The National Association of Home Builders estimates that contractors lose about $1 billion per year due to tool theft. The crimes can take place at the jobsite when a contractor turns his back for a moment or when someone breaks into a storage facility. Everything from large earth movers to rakes and shovels are fair game.
If you have ever been a victim of tool theft, you know that it usually means a hit to your budget you were not counting on, as well downtime to replace the items that are missing. Here are some tips that can help a small contractor keep their tools out of the hands of thieves.
On the jobsite
Stay alert and keep tabs on your tools and equipment at all times. A minute's carelessness often leads to a theft, such as a passerby spotting unattended mowers, hand tools or bags of fertilizer. Make sure equipment and supplies not being used are locked up or secured in some way. This is especially true if you routinely transport tools and equipment on an open trailer that you leave parked on the street while you work in your customer's backyard.
Label your tools by engraving or etching your company name on the tools in several locations. If possible, place some of the engravings in spots the theft may not notice, because the markings can help identify the tool later. At the very least, the thief will have difficulty reselling your tools if they have your company’s name on them.
Get a truck tool box that can be bolted to the truck frame. These are great for storing tools while on the job. They lock to keep your tools safe and organized, and come in a variety of sizes so you can choose the one that best fit your needs.
Paint stripes or some other design in bright colors on the equipment to make them more recognizable. Tools that stand out may deter a would-be thief. Plus, if the thief attempts to sell the tools, bright markings may make potential buyers question the transaction.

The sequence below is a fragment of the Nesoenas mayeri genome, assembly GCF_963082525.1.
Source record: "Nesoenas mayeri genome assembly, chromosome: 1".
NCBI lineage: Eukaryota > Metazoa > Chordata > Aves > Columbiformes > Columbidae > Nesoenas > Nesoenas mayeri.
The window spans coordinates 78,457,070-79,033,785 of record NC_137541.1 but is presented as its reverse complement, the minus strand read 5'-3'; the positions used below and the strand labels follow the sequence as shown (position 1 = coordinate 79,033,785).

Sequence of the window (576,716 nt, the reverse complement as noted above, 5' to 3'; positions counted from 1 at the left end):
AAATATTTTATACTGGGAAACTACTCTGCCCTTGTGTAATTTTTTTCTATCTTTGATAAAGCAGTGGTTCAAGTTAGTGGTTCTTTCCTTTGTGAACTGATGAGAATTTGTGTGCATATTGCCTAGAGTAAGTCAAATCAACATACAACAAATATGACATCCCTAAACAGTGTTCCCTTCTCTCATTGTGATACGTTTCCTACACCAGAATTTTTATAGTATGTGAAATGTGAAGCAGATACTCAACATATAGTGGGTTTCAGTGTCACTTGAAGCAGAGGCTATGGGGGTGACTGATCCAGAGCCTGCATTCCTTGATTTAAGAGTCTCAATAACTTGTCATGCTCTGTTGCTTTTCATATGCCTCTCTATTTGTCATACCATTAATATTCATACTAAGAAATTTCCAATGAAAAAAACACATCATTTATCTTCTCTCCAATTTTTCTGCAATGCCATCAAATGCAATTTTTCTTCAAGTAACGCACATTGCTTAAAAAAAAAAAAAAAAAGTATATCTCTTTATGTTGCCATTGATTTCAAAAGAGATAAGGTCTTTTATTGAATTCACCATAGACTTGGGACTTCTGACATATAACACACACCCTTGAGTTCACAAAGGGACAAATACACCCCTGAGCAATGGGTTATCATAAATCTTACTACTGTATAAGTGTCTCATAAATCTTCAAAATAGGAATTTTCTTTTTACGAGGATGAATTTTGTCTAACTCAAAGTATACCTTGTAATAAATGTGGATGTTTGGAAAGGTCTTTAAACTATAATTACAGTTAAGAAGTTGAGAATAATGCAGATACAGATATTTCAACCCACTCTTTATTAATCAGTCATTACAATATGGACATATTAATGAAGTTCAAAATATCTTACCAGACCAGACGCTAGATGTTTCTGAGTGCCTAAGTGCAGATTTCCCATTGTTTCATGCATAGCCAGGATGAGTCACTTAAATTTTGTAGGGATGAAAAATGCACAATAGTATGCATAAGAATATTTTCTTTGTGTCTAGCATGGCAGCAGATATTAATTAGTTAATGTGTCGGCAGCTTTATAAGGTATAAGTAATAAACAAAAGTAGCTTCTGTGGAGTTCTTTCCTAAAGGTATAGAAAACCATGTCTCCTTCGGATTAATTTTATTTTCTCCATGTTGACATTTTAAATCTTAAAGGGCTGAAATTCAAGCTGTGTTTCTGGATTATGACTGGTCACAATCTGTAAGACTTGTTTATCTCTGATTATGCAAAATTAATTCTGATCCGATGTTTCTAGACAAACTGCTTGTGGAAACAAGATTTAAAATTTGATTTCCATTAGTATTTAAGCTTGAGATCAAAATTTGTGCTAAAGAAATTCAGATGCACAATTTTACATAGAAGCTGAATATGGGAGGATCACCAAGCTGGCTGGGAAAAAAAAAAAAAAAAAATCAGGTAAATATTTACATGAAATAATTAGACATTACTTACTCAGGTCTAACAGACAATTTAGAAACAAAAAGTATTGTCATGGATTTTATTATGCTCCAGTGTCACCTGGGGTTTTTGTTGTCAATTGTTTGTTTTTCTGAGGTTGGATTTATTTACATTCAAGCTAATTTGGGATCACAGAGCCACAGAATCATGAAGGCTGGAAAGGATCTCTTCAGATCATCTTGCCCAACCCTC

Make a written inventory of all your tools and equipment. Take photographs of all your tools and equipment and be sure to list the make, model and serial number for each tool. If you have multiple crews, make sure you know which crew has what tool. Make someone on each crew responsible for keeping track of all the tools the crew uses.
Securing your storage area
Install bright security lights around the storage area, eliminating dark spots where a thief can hide. Use lighting fixtures that are equipped with motion sensors.
Place security cameras around storage areas. There are hardwired and wireless systems that can be connected to a smartphone, tablet or computer that let you monitor the area. Some models even offer night vision.
Contractors who mow lawns or do other landscape work usually take their tools home at night rather than keep them onsite. When you get home or to your storage area, make sure everything is locked up. Use cable locks or chains to secure large items.
What should you do if your tools are stolen?
Your inventory sheet will come in handy when you file an insurance or police report —and you should file a police report. Local authorities may be able to connect your crime with others in the area, helping the police make an arrest. If you need a missing tool to finish an immediate project, considering renting a duplicate for the time being. It may be a cheaper and more feasible option than buying a brand-new model only to have your tools recovered a few days later.
Tool theft is a serious problem that interrupts the livelihood of many small business people. Take these steps to avoid becoming a victim.
Fran Donegan writes home- and garden-related content for numerous digital and print publications. He is the author of the books Pools and Spas and Paint Your Home. To learn more about tools available for rent like those referenced by Fran, visit the Home Depot website.